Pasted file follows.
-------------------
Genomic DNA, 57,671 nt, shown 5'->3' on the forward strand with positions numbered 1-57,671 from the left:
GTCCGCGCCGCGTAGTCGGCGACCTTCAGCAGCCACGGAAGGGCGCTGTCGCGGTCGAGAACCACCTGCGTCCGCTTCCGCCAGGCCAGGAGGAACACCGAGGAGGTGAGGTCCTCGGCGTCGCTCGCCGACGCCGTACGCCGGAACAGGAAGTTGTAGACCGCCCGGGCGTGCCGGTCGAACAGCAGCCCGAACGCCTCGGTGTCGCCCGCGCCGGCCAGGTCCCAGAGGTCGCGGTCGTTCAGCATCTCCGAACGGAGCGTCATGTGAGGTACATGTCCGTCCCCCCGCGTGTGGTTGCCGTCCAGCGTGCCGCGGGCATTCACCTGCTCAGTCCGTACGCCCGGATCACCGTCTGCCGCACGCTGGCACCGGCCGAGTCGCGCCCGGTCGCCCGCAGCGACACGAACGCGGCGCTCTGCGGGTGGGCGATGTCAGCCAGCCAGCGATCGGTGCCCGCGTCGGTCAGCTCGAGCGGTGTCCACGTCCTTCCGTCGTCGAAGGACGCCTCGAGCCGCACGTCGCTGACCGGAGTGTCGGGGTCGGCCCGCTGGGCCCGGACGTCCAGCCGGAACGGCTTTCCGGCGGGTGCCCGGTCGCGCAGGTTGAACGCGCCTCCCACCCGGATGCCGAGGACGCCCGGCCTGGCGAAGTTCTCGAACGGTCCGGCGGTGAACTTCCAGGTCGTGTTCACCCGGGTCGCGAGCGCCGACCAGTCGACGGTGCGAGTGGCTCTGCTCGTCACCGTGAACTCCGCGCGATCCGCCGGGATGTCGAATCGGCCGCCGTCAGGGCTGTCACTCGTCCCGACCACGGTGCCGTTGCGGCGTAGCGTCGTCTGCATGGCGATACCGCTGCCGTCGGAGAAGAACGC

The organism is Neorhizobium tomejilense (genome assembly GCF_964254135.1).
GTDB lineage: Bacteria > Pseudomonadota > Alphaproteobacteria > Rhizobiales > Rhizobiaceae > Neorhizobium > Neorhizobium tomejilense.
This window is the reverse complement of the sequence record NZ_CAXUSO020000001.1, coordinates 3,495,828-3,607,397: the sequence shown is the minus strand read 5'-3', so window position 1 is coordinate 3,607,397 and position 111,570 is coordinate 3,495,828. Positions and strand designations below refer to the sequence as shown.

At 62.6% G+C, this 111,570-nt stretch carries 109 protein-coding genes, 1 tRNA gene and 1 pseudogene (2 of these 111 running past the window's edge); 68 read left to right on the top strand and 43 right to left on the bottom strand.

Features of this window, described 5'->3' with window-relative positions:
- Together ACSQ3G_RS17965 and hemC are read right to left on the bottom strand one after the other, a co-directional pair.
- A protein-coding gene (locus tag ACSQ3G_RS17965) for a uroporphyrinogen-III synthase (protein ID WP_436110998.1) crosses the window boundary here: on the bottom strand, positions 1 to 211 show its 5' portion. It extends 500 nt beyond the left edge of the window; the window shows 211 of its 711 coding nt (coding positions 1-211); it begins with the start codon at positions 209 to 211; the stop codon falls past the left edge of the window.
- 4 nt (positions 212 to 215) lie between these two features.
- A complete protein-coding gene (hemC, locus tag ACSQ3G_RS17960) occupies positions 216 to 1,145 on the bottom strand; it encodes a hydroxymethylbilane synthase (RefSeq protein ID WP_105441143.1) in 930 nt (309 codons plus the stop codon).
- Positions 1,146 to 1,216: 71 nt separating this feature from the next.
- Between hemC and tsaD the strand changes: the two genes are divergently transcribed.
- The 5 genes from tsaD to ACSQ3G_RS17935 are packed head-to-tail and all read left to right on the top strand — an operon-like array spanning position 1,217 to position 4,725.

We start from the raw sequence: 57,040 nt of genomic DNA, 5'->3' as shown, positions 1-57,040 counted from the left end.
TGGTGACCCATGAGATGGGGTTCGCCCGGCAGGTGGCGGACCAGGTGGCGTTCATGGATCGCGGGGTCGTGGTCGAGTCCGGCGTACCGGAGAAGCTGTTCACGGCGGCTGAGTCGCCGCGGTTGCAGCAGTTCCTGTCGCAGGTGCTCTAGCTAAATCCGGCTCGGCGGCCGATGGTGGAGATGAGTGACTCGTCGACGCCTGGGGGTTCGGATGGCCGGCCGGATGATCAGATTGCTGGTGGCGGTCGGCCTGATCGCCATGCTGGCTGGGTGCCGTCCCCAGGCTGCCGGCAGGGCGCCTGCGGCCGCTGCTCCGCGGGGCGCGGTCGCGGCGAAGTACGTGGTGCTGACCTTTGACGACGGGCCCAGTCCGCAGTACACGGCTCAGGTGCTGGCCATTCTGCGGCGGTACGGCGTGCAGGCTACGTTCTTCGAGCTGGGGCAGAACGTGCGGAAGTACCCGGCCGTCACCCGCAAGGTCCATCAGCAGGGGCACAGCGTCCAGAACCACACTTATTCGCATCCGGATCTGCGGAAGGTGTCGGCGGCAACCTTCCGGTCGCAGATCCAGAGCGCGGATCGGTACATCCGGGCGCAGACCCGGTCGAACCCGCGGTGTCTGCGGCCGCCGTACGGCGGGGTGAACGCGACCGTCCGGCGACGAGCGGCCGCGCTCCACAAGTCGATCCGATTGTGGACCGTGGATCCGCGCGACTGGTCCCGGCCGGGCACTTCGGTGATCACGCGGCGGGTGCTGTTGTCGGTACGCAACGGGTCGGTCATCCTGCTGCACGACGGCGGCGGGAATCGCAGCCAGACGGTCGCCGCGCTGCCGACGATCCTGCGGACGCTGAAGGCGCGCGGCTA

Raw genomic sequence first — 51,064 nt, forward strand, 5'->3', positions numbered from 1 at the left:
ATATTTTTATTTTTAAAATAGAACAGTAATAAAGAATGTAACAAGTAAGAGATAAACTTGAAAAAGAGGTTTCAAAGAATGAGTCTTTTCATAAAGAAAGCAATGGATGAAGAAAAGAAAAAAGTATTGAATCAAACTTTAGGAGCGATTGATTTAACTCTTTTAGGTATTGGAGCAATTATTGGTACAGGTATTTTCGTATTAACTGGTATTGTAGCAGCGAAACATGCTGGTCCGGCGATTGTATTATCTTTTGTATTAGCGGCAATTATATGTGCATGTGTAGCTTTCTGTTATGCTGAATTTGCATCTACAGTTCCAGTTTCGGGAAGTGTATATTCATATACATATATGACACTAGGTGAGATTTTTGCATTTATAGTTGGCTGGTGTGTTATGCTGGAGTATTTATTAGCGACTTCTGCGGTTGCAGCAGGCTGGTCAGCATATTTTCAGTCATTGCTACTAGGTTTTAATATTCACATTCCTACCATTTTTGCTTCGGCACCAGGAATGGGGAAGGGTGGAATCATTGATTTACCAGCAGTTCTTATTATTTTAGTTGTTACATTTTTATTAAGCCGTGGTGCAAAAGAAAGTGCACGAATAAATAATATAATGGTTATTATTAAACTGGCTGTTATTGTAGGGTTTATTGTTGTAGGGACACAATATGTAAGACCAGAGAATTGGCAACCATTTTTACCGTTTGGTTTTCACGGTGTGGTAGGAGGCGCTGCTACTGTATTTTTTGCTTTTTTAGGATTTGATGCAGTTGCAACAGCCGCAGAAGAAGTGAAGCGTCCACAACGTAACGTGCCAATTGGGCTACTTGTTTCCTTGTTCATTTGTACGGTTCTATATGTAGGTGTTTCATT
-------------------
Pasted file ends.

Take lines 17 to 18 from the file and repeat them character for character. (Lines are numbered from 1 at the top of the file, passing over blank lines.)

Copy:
Raw genomic sequence first — 51,064 nt, forward strand, 5'->3', positions numbered from 1 at the left:
ATATTTTTATTTTTAAAATAGAACAGTAATAAAGAATGTAACAAGTAAGAGATAAACTTGAAAAAGAGGTTTCAAAGAATGAGTCTTTTCATAAAGAAAGCAATGGATGAAGAAAAGAAAAAAGTATTGAATCAAACTTTAGGAGCGATTGATTTAACTCTTTTAGGTATTGGAGCAATTATTGGTACAGGTATTTTCGTATTAACTGGTATTGTAGCAGCGAAACATGCTGGTCCGGCGATTGTATTATCTTTTGTATTAGCGGCAATTATATGTGCATGTGTAGCTTTCTGTTATGCTGAATTTGCATCTACAGTTCCAGTTTCGGGAAGTGTATATTCATATACATATATGACACTAGGTGAGATTTTTGCATTTATAGTTGGCTGGTGTGTTATGCTGGAGTATTTATTAGCGACTTCTGCGGTTGCAGCAGGCTGGTCAGCATATTTTCAGTCATTGCTACTAGGTTTTAATATTCACATTCCTACCATTTTTGCTTCGGCACCAGGAATGGGGAAGGGTGGAATCATTGATTTACCAGCAGTTCTTATTATTTTAGTTGTTACATTTTTATTAAGCCGTGGTGCAAAAGAAAGTGCACGAATAAATAATATAATGGTTATTATTAAACTGGCTGTTATTGTAGGGTTTATTGTTGTAGGGACACAATATGTAAGACCAGAGAATTGGCAACCATTTTTACCGTTTGGTTTTCACGGTGTGGTAGGAGGCGCTGCTACTGTATTTTTTGCTTTTTTAGGATTTGATGCAGTTGCAACAGCCGCAGAAGAAGTGAAGCGTCCACAACGTAACGTGCCAATTGGGCTACTTGTTTCCTTGTTCATTTGTACGGTTCTATATGTAGGTGTTTCATT